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April 25, 2019

Teen, wanted for Apple store thefts in N.J., sues Apple for $1 billion over mistaken identity

An NYPD detective determined Ousmane Bah, 18, looks "nothing" like the suspect

Lawsuits Arrests
Apple lawsuit billion dollars Subhan Tariq/YouTube

Surveillance video showing the suspect in question (grey hooded sweatshirt, center) in a string of Apple Store thefts.

A teenager from New York is suing Apple for $1 billion because he claims the company’s stores wrongfully linked him to a series of thefts at Apple stores on the East Coast.

Ousmane Bah, 18, is still wanted for the alleged thefts in New Jersey, according to KTVU in Oakland, California, although cases against Bah in Delaware, Massachusetts, and New York have been dropped.

Bah is suing because his arrests, and continued legal appearances, have caused him to miss exams and perform poorly in school, on top of what he believes is a case of mistaken identity. The suit insinuates Apple’s retail stores use facial recognition technology to identify shoppers, which an Apple spokesperson denied to KTVU.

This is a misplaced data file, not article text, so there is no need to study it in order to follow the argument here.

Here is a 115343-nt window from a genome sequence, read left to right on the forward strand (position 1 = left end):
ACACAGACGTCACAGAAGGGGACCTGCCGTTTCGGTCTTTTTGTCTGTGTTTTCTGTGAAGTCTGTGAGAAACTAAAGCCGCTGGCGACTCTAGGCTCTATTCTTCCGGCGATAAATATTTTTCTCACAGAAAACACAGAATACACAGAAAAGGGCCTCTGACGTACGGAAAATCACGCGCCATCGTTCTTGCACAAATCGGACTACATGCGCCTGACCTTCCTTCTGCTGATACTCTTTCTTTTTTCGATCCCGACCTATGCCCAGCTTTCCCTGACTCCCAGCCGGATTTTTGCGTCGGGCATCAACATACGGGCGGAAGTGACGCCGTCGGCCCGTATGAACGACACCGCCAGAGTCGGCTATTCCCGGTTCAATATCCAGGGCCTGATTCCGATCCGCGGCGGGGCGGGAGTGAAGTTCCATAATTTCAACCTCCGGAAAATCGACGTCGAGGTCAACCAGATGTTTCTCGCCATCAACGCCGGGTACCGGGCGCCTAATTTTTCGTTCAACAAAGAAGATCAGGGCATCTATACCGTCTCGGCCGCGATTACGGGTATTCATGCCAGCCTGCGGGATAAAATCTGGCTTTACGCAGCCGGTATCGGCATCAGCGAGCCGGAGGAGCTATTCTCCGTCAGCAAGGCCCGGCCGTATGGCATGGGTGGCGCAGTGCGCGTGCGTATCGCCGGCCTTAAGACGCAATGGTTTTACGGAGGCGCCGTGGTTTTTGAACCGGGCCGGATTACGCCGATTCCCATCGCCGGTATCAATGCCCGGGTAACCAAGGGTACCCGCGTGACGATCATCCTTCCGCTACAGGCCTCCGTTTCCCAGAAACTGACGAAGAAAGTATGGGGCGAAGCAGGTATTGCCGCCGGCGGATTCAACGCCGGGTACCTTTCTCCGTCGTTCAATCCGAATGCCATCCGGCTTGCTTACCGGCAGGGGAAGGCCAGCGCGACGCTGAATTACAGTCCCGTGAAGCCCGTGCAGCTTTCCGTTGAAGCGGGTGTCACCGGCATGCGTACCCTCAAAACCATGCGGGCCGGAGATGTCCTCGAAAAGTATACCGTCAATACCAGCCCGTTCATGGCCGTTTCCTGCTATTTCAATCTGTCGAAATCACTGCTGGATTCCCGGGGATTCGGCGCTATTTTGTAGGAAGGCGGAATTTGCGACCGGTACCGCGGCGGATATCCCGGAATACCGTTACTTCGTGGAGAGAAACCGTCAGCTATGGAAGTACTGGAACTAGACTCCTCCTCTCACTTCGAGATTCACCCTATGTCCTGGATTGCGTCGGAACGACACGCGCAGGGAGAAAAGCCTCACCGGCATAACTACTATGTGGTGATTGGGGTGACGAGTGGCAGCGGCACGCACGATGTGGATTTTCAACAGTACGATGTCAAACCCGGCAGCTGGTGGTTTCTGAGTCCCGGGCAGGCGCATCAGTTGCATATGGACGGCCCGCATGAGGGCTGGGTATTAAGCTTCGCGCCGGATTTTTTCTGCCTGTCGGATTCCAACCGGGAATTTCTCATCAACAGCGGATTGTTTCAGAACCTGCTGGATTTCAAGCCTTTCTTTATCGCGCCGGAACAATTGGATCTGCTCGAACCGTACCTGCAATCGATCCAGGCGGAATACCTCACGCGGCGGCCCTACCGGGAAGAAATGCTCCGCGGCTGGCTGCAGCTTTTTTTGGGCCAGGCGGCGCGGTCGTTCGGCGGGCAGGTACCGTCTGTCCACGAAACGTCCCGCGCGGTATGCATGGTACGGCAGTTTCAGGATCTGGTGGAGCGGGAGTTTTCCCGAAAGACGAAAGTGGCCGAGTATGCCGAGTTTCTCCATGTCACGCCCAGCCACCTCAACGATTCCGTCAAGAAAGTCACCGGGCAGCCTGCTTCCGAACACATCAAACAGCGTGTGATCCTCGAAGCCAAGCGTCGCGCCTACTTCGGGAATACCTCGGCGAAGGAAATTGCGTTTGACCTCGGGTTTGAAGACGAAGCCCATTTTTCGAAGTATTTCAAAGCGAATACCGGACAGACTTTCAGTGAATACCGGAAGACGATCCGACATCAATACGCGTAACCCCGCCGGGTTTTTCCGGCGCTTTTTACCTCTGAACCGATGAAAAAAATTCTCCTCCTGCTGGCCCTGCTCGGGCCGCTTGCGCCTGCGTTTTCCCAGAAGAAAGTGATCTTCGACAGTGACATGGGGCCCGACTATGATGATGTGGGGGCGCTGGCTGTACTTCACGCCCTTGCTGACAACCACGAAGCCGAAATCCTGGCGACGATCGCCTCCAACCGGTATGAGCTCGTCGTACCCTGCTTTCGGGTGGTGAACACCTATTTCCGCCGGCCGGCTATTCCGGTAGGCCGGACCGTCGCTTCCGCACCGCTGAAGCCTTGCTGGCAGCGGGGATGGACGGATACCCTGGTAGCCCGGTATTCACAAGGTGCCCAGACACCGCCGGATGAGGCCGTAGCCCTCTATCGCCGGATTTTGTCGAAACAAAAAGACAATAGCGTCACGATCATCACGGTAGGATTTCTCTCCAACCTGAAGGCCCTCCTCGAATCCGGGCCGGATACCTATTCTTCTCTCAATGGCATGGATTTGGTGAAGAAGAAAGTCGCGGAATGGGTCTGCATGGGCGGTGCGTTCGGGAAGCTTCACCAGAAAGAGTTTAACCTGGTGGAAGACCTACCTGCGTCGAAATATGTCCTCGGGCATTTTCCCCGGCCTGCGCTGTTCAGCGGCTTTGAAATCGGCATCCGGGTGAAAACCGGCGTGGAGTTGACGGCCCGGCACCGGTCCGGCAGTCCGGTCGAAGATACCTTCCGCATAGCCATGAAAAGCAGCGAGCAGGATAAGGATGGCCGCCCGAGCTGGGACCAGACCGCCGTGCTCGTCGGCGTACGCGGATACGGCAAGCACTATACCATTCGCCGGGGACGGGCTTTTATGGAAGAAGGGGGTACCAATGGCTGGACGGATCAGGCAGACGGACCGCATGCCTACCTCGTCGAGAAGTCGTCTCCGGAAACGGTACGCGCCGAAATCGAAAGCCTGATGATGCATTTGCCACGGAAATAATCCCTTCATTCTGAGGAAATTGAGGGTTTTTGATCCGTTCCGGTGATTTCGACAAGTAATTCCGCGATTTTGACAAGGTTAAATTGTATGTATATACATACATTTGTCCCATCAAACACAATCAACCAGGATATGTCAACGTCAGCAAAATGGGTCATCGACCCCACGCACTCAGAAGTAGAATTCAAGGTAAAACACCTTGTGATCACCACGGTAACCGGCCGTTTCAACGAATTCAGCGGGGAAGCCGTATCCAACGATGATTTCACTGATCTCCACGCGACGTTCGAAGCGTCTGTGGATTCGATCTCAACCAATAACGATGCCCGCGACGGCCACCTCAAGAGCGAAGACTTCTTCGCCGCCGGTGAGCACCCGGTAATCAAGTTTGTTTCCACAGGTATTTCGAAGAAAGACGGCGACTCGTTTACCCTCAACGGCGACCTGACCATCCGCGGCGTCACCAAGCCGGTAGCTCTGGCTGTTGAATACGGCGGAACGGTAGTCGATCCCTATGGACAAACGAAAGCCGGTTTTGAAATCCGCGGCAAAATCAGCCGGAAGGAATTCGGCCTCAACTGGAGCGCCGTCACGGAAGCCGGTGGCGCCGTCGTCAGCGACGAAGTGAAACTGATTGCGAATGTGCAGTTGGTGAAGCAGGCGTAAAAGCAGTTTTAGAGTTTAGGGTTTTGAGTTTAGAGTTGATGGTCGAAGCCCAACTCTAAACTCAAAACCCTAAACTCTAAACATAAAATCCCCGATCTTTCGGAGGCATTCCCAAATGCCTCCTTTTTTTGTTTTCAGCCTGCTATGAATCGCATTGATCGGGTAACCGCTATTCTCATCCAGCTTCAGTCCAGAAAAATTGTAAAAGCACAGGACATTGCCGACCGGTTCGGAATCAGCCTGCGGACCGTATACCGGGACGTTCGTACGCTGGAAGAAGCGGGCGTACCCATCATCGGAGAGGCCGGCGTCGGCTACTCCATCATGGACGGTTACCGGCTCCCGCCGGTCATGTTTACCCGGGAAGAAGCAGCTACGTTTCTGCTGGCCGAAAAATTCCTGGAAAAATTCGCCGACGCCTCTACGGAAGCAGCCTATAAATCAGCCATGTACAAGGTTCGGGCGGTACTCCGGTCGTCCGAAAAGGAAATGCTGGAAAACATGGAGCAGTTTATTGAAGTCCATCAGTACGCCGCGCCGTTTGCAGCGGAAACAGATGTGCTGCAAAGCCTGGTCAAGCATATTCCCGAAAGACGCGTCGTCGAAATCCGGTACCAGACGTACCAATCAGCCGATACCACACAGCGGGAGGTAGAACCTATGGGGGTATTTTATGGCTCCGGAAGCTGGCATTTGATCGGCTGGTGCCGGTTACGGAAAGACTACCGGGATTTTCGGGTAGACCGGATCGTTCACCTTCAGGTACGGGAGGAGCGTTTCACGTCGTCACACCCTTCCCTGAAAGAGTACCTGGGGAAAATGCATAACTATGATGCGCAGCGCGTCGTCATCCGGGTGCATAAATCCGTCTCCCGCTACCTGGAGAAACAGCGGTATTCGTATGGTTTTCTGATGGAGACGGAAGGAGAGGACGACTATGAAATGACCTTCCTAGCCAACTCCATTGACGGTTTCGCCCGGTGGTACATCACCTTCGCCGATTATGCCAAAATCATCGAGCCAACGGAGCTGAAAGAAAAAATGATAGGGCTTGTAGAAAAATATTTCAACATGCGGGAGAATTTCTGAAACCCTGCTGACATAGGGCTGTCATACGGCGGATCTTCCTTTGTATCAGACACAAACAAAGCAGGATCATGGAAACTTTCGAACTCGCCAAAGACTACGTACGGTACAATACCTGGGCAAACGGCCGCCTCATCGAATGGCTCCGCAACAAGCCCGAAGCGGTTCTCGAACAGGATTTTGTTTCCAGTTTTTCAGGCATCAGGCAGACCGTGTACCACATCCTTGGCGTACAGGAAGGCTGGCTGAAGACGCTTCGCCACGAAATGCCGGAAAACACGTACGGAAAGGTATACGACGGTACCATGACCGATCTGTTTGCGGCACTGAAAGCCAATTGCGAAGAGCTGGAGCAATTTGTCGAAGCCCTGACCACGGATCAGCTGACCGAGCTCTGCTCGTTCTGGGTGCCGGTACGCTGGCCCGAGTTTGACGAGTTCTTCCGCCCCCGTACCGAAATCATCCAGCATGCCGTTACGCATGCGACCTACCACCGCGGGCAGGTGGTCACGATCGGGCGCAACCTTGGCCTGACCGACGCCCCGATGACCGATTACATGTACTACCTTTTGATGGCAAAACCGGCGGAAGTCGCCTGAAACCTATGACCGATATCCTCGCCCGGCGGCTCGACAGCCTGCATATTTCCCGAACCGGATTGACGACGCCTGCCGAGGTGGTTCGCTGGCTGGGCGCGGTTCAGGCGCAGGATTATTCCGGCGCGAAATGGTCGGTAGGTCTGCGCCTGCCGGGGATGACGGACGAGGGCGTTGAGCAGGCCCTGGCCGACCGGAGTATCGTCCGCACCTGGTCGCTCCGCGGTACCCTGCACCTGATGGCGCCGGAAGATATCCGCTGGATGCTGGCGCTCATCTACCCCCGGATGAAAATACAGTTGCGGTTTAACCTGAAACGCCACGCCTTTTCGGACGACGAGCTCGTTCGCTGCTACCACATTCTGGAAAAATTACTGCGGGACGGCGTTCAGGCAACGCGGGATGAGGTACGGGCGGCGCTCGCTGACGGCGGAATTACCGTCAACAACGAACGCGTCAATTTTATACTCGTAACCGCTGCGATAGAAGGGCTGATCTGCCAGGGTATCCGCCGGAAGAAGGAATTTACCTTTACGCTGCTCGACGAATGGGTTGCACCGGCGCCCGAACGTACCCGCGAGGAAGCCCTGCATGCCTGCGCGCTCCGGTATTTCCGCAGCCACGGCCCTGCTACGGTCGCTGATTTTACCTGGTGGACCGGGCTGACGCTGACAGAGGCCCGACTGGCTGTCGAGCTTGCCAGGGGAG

Surveillance of the Massachusetts theft, which Bah’s attorney provided last May, shows a suspect whom the attorney noted looks clearly different from Bah in height and other distinguishing features.

At one point, a New York Police Department detective also noticed the discrepancies between Bah and the man in the video, according to the suit, concluding the suspect “looked nothing like” Bah.

"We believe the video clearly exonerates Mr. Bah, and puts the onus on Apple to answer how did they identify my client as the perpetrator of a crime if they weren't using facial recognition," Bah's attorney, Subhan Tariq, told KTVU in an email.

Bah’s case was dismissed in Massachusetts after the Boston District Attorney’s office viewed the surveillance footage and concluded Bah had not committed the thefts, according to the suit. The same thing happened in the New York case.

“Despite the false allegations and being told after the November incident in New York that they had identified the wrong guy,” Bah’s attorney told KTVU, Apple has still not made remedial efforts to withdraw those criminal complaints in New Jersey.”

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